2.50
Hdl Handle:
http://hdl.handle.net/10541/70240
Title:
The genomics revolution and radiotherapy
Authors:
West, Catharine M L; Elliott, Rebecca M; Burnet, N G
Abstract:
The expansion of our knowledge through the Human Genome Project has been accompanied by the development of new high-throughput techniques, which provide extensive capabilities for the analysis of a large number of genes or the whole genome. These assays can be carried out in various clinical samples at the DNA (genome), RNA (transcriptome) or protein (proteome) level. There is a belief that this genomic revolution, i.e. sequencing of the human genome and developments in high-throughput technology, heralds a future of personalised medicine. For clinical oncology, this progress should increase the possibility of predicting individual patient responses to radiotherapy. This review highlights some of the work involving sparsely ionising radiation and the new technologies.
Affiliation:
Academic Radiation Oncology, University of Manchester, Christie Hospital NHS Trust, Manchester M20 4BX, UK. catharine.west@manchester.ac.uk
Citation:
The genomics revolution and radiotherapy. 2007, 19 (6):470-80 Clin Oncol
Journal:
Clinical Oncology
Issue Date:
Aug-2007
URI:
http://hdl.handle.net/10541/70240
DOI:
10.1016/j.clon.2007.02.016
PubMed ID:
17419040
Type:
Article
Language:
en
ISSN:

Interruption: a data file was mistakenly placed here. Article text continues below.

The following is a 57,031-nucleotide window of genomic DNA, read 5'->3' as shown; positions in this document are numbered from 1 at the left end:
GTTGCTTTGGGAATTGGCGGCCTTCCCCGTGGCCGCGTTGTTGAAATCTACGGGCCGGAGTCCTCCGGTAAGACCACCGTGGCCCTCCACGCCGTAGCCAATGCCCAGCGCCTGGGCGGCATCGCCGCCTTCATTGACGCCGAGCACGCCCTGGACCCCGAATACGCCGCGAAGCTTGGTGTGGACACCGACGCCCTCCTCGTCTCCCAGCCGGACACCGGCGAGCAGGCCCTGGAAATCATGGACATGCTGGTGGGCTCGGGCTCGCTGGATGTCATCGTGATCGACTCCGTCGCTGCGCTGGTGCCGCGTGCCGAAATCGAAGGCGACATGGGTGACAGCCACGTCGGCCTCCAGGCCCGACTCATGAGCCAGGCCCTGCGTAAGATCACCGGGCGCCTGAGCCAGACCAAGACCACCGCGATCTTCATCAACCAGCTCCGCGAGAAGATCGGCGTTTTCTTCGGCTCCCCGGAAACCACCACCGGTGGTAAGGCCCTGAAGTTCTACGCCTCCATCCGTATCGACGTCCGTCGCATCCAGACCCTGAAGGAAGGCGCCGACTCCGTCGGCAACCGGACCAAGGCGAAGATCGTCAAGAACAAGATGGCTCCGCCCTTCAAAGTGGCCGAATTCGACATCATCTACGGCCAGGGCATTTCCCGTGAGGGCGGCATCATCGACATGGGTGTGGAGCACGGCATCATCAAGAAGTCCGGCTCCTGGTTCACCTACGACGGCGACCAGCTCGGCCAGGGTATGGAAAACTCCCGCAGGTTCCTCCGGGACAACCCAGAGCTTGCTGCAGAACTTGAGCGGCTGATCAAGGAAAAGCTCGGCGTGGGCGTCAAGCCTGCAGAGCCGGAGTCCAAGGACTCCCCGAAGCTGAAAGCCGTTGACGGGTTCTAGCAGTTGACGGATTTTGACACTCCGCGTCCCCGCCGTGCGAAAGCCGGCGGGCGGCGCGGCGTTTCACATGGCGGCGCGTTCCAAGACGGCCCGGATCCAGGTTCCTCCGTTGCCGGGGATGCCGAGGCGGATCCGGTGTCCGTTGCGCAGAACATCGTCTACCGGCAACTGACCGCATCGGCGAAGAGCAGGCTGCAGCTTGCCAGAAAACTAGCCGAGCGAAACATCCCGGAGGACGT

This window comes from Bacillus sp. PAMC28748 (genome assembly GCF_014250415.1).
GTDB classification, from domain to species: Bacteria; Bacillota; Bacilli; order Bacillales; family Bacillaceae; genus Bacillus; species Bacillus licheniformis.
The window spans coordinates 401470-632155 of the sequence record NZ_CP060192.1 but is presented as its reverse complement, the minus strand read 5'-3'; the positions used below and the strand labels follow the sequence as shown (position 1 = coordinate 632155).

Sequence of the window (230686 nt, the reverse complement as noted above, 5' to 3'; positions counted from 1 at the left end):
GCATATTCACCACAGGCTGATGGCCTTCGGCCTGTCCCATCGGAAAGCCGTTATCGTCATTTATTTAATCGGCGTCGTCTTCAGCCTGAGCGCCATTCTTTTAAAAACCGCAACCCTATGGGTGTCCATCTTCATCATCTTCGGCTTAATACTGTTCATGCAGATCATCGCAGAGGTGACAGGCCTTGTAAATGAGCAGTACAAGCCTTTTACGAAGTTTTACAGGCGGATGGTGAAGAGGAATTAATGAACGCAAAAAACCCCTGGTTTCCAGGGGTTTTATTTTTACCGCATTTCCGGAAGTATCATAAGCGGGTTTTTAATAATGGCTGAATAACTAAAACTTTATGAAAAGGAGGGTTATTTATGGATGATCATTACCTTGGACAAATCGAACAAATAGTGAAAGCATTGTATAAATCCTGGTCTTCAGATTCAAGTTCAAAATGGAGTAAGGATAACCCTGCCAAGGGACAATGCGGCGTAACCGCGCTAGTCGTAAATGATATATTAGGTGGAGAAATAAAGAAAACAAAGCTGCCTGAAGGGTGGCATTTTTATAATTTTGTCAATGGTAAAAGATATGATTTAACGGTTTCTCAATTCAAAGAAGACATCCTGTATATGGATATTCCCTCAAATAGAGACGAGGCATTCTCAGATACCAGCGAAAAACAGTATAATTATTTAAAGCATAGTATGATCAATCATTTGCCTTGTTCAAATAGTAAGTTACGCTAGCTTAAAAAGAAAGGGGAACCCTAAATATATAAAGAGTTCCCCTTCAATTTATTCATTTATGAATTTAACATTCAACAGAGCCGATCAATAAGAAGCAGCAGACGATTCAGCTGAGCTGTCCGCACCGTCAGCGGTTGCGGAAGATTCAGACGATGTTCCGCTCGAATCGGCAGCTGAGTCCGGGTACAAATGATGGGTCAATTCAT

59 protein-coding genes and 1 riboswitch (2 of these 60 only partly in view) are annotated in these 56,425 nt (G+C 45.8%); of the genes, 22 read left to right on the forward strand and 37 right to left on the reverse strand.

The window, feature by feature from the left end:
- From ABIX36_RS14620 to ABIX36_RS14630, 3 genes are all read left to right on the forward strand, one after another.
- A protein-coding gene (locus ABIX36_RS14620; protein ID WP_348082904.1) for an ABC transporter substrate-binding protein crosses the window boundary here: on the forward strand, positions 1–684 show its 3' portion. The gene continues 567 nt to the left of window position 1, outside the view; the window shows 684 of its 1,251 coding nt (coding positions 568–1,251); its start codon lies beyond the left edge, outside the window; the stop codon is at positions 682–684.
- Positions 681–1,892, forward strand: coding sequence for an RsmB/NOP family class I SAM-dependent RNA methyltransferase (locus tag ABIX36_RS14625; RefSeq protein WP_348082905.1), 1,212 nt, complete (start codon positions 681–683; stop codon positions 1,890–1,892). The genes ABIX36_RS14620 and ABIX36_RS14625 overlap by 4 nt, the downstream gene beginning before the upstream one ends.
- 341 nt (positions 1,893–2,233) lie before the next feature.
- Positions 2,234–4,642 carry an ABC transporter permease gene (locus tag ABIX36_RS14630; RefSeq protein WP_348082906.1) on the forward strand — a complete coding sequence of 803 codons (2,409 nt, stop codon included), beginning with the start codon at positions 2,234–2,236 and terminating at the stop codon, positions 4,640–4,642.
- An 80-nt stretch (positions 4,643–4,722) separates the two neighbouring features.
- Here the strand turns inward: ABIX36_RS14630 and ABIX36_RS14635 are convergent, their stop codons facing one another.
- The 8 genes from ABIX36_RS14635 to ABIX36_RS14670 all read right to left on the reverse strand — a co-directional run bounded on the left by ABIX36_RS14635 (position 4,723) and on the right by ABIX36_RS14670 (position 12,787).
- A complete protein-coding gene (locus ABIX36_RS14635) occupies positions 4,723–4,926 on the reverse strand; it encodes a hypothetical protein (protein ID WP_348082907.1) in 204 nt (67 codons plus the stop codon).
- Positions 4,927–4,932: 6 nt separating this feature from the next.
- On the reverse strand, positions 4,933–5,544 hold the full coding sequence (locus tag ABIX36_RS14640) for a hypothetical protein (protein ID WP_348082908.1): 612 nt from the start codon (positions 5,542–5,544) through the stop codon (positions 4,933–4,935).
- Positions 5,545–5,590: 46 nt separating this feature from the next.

0936-6555
Appears in Collections:
All Christie Publications

Full metadata record

DC FieldValue Language
dc.contributor.authorWest, Catharine M L-
dc.contributor.authorElliott, Rebecca M-
dc.contributor.authorBurnet, N G-
dc.date.accessioned2009-06-11T16:13:13Z-
dc.date.available2009-06-11T16:13:13Z-
dc.date.issued2007-08-
dc.identifier.citationThe genomics revolution and radiotherapy. 2007, 19 (6):470-80 Clin Oncolen
dc.identifier.issn0936-6555-
dc.identifier.pmid17419040-
dc.identifier.doi10.1016/j.clon.2007.02.016-
dc.identifier.urihttp://hdl.handle.net/10541/70240-
dc.description.abstractThe expansion of our knowledge through the Human Genome Project has been accompanied by the development of new high-throughput techniques, which provide extensive capabilities for the analysis of a large number of genes or the whole genome. These assays can be carried out in various clinical samples at the DNA (genome), RNA (transcriptome) or protein (proteome) level. There is a belief that this genomic revolution, i.e. sequencing of the human genome and developments in high-throughput technology, heralds a future of personalised medicine. For clinical oncology, this progress should increase the possibility of predicting individual patient responses to radiotherapy. This review highlights some of the work involving sparsely ionising radiation and the new technologies.en
dc.language.isoenen
dc.subjectCanceren
dc.subjectRadiotherapyen
dc.subject.meshGene Expression Regulation, Neoplastic-
dc.subject.meshGenomics-
dc.subject.meshGenotype-
dc.subject.meshHuman Genome Project-
dc.subject.meshHumans-
dc.subject.meshNeoplasms-
dc.subject.meshOligonucleotide Array Sequence Analysis-
dc.subject.meshPolymorphism, Genetic-
dc.subject.meshRadiation Tolerance-
dc.subject.meshTranscription, Genetic-
dc.titleThe genomics revolution and radiotherapyen
dc.typeArticleen
dc.contributor.departmentAcademic Radiation Oncology, University of Manchester, Christie Hospital NHS Trust, Manchester M20 4BX, UK. catharine.west@manchester.ac.uken
dc.identifier.journalClinical Oncologyen

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